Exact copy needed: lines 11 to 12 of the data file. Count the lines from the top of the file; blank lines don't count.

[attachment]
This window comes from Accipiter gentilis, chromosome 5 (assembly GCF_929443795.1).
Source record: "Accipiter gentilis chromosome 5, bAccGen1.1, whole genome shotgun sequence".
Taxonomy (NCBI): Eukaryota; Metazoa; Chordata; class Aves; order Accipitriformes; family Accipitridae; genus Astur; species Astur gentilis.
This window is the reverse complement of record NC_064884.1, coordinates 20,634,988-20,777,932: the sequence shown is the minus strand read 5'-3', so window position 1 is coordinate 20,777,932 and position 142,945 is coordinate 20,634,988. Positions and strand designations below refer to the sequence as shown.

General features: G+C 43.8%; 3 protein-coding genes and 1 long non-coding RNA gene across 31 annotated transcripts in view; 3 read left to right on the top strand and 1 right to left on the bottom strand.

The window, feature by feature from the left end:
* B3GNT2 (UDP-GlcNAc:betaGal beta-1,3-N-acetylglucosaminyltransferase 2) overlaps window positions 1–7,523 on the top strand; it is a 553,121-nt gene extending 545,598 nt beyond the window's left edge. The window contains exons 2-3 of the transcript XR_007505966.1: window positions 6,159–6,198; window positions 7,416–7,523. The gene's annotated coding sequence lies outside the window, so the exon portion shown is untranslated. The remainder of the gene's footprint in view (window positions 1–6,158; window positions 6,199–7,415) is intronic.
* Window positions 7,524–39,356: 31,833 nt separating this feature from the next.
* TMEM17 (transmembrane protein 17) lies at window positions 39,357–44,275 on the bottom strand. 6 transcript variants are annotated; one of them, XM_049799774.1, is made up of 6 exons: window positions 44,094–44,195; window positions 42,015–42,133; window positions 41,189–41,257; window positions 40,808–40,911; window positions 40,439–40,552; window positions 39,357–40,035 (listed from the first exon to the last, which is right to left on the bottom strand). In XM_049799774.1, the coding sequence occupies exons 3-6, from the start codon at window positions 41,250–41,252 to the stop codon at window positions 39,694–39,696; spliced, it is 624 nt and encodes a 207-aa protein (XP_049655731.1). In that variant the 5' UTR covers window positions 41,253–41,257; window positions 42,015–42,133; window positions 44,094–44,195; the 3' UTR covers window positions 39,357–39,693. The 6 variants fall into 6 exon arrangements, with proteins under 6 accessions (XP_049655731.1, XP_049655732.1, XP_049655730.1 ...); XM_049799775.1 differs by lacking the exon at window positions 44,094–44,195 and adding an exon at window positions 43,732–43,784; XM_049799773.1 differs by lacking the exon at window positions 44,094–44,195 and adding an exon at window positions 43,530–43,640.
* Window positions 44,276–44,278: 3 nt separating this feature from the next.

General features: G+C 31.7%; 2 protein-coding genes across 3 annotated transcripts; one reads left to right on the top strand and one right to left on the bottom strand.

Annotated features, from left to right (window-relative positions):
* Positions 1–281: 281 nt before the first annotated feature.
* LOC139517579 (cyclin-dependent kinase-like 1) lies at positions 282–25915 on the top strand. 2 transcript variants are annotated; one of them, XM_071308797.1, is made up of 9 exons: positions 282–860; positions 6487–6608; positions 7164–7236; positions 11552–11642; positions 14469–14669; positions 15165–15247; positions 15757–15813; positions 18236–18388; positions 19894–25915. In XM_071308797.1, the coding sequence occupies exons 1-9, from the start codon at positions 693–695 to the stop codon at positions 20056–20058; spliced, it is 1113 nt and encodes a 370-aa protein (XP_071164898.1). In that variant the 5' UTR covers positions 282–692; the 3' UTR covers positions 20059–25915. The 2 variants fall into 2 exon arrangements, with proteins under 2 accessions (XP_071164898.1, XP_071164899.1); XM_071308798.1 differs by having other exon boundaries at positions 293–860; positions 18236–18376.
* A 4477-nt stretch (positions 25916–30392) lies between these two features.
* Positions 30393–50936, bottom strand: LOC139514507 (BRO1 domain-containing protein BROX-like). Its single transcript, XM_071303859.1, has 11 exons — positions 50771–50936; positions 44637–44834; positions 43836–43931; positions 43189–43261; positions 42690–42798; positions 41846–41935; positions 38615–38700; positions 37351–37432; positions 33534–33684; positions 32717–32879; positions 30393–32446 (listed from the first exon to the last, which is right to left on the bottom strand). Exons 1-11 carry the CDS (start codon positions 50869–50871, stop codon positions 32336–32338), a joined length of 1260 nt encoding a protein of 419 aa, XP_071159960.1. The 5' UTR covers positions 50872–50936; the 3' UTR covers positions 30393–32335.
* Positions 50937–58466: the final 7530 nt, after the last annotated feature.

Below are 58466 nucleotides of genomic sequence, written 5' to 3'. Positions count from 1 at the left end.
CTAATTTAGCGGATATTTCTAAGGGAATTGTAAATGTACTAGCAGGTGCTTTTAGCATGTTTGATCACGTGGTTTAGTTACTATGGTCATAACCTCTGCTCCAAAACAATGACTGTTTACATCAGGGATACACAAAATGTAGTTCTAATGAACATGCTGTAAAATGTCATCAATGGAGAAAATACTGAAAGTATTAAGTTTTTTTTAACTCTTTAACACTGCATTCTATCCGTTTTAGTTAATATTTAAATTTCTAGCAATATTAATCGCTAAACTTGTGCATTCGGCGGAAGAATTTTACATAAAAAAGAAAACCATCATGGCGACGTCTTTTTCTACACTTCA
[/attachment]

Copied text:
General features: G+C 31.7%; 2 protein-coding genes across 3 annotated transcripts; one reads left to right on the top strand and one right to left on the bottom strand.

Annotated features, from left to right (window-relative positions):